Americans With Disabilities Act
This is information on the Americans with Disabilities Act which is
referred to as "the ADA". The ADA was passed by Congress in 1990, but
most of its provisions did not go into effect until 1992. It provides
legal protection for persons with disabilities. The ADA guarantees equal
opportunity and requires reasonable accommodations for individuals with
disabilities in employment, public accommodations, transportation, state
and local government services, and telecommunications. There is also a
state law, called the Illinois Human Rights Act, and a city law, called
the Chicago Human Rights Ordinance, which provide legal protection for
people with disabilities in employment and public accommodations. To
learn how to file a charge under the Illinois Human Rights Act, you can
call the Illinois Department of Human Rights at 312-814-6200. For
information about filing a complaint under the Chicago Human Rights
Ordinance, you can call the Chicago Commission on Human Relations at
312-744-4111. Unless otherwise specified, the nformation which follows
is about the ADA.
Under the ADA, employers must reasonably accommodate the disabilities
of qualified applicants or employees, unless the employer can show that
it would cause undue hardship or present a direct threat to the health
or safety of the disabled employee or co-workers. Employers may not
discriminate against an individual with a disability in hiring or
promotion if the person can perform the essential functions of the job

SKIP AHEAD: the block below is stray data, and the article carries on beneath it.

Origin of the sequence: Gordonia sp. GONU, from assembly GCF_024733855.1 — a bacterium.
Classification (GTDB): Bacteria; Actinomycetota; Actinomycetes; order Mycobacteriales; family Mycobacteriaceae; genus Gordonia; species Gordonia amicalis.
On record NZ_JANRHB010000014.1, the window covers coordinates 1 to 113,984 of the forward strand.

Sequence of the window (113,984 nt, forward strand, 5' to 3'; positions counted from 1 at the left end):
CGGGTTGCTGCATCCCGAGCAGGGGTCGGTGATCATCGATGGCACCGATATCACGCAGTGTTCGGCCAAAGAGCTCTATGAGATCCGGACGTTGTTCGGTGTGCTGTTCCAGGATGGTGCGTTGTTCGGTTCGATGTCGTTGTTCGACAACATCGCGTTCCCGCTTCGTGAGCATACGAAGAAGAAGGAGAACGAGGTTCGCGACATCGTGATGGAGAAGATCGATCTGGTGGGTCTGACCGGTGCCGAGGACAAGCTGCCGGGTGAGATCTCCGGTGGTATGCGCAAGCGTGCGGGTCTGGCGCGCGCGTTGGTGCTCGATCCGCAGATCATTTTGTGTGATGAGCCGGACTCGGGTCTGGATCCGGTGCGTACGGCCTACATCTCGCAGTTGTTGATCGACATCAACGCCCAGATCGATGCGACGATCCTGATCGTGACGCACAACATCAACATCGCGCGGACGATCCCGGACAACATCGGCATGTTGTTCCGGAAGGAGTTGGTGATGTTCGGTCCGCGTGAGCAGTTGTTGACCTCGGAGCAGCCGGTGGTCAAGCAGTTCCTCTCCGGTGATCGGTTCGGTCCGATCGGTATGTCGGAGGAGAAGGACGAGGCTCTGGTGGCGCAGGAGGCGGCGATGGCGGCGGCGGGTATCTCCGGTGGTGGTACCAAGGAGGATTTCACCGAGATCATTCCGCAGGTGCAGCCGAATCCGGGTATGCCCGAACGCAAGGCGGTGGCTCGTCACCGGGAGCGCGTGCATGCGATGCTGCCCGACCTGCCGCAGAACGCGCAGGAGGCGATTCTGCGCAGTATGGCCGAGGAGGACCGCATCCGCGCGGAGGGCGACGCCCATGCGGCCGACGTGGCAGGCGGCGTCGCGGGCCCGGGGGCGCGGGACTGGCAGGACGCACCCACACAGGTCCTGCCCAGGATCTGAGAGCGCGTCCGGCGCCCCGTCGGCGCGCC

with or without reasonable accommodation by the employer. After July 26,
1992, employers with 25 or more employees are covered by the ADA; and
after July 26, 1994, employers with 15 or more employees.
Public Accommodations such as restaurants, hotels, theaters, doctors'
and lawyers' offices, pharmacies, retail stores, museums, libraries,
parks, private schools, and day care centers may not discriminate on the
basis of disability, effective January 26, 1992. The ADA requires
physical and communication barriers to be removed if readily achievable
and not an undue hardship. All new construction of public accommodations
must be made accessible with a few narrow exceptions. One exception
allows some newly constructed facilities, if they are less than three
stories, not to have elevators.
All new rapid transit buses and new bus stations must be accessible
to disabled people. Transit authorities must provide an alternative
transportation service to individuals who cannot use fixed route bus
services, unless an undue burden would result. The ADA also requires
existing rail systems and key rapid transit stations to be made
accessible within specified periods. New and existing rail systems and
rail stations must be accessible within future specified dates.
State or local governments may not discriminate against qualified
individuals with disabilities. All government facilities, services, and
communications must be accessible according to the requirements of
Section 504 of the Rehabilitation Act of 1973.
Companies offering telephone services to the general public must
offer telephone relay services to individuals who use telecommunications
devices for the deaf (TDD's) or similar devices.